Epic of Everest at the BFI

EPIC - ice field (blue tone) (2)

Sixty years after the final conquest of Everest, the 1924 epic expedition of explorers George Mallory and Andrew Irvine, who died battling the elements, is being shown in a new light at the BFI.

Captain John Noel’s short film the Epic of Everest remains the official record of Mallory and Irvine’s journey, the third attempt to scale Everest and simultaneously an expedition shrouded in controversy sparking widespread debate over whether the climbers actually reached the summit.

Ahead of a nation-wide release the film will have its world premiere at the 57th BFI London Film festival, with a new score by Simon Fisher Turner and restoration by the BFI and the director’s daughter Sandra Noel, which enhances the coloured tints and tones that were originally used.

Captain Noel covered the cost of filming the climb himself as both an investment and a scientific expedition, says Jan Faull, Archive Production Curator from the BFI National Archive.

“Captain Noel was absolutely in awe of the mountain,” Jill tells. “He stained his face with walnut juice and went to Tibet in disguise in 1913, got caught and was sent back. Then he resigned from the army so he could go on the second expedition to Everest.”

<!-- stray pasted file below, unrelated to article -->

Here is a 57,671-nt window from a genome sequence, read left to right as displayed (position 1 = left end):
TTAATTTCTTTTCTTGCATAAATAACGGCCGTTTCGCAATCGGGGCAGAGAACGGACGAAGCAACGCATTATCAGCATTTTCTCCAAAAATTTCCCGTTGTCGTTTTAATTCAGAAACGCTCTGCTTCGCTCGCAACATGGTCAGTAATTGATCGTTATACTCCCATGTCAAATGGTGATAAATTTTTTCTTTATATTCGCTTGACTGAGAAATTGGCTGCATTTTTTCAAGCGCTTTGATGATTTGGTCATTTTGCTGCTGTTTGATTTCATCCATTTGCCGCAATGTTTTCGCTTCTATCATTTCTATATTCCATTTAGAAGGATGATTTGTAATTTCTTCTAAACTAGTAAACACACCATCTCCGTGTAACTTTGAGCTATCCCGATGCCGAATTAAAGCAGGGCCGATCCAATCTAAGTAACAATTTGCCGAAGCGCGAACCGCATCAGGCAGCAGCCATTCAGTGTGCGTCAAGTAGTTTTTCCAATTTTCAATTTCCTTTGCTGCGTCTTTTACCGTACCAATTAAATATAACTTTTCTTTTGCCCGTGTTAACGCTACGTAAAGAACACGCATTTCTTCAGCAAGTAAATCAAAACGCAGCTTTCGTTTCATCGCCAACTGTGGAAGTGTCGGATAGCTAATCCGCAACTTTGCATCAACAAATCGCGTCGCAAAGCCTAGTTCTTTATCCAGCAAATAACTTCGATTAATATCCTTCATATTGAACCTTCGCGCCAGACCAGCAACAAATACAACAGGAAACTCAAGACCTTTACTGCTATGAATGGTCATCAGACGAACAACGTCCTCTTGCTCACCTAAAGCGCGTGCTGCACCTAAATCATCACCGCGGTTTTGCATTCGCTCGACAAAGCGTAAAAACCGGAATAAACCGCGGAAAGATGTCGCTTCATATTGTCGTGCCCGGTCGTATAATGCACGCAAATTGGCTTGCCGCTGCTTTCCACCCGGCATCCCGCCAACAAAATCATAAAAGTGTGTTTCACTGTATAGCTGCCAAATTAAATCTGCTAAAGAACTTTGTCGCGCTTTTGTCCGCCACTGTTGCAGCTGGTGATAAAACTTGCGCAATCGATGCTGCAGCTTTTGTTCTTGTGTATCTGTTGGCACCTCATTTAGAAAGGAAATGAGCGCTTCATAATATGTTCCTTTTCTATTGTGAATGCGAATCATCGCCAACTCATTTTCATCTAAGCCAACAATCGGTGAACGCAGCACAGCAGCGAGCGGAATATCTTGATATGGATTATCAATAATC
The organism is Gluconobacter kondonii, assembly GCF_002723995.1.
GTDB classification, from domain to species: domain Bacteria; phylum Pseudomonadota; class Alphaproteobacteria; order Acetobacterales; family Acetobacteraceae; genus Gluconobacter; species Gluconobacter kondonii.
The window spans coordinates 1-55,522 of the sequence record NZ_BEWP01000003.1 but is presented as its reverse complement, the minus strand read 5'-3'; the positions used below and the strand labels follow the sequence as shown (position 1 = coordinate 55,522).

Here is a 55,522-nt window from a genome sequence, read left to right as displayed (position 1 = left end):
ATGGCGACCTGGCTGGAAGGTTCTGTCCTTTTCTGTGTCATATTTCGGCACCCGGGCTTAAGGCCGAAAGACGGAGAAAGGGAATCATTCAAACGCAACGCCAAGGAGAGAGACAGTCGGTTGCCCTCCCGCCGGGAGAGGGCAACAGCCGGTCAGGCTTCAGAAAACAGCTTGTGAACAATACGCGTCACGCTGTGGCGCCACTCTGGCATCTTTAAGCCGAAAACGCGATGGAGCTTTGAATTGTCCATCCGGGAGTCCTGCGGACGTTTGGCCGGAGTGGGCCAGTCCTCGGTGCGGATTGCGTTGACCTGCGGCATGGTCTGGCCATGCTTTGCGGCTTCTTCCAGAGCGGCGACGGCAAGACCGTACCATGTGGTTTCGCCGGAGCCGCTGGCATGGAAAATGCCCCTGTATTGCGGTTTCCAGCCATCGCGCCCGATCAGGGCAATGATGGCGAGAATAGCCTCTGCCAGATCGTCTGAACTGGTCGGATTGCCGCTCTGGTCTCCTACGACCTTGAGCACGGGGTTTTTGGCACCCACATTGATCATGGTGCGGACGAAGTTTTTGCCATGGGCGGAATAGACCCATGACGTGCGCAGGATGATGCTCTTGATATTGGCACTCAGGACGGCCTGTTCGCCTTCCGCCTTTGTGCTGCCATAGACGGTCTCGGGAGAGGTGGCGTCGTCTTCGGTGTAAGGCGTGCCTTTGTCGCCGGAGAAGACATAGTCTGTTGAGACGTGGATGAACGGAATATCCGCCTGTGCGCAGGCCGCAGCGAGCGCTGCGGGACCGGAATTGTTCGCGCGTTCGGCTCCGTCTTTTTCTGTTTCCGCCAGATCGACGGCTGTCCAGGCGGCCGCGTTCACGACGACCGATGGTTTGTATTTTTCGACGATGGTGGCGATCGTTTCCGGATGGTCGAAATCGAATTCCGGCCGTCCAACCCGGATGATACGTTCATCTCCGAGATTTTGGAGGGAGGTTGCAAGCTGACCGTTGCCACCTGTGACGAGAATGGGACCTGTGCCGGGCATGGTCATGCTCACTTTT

There were several versions of the original film, which captain Noel went on lecture tours with; though all were in black and white and he added colour to the nitrate copies. “There was so much innovation going on. Captain Noel was very keen on introducing colour to the film; he adapted equipment in hopes of capturing the ascent because the camera couldn’t go all the way up the mountain, not to mention nitrate film is flammable; the whole journey is just fantastic,” Jill says.

The Epic of Everest is not the extreme adventure type film audiences are used to, the curator is quick to point out. “It’s very different because it’s slow paced but quite magical. So far audiences have really been captured by it.”

The Epic of Everest will screen at the BFI Southbank, Belvedere Road, SE1 8XT, on Saturday 19 October. Admission: £6-£11. Phone: 020 7928 3232. http://www.bfi.org.uk/

The BFI London Film Festival world premiere will be at the Odeon West End, 40 Leicester Square, WC2H 7LP, on Friday 18 October at 6.15pm with a live score performed by Simon Fisher Turner and a musical ensemble.

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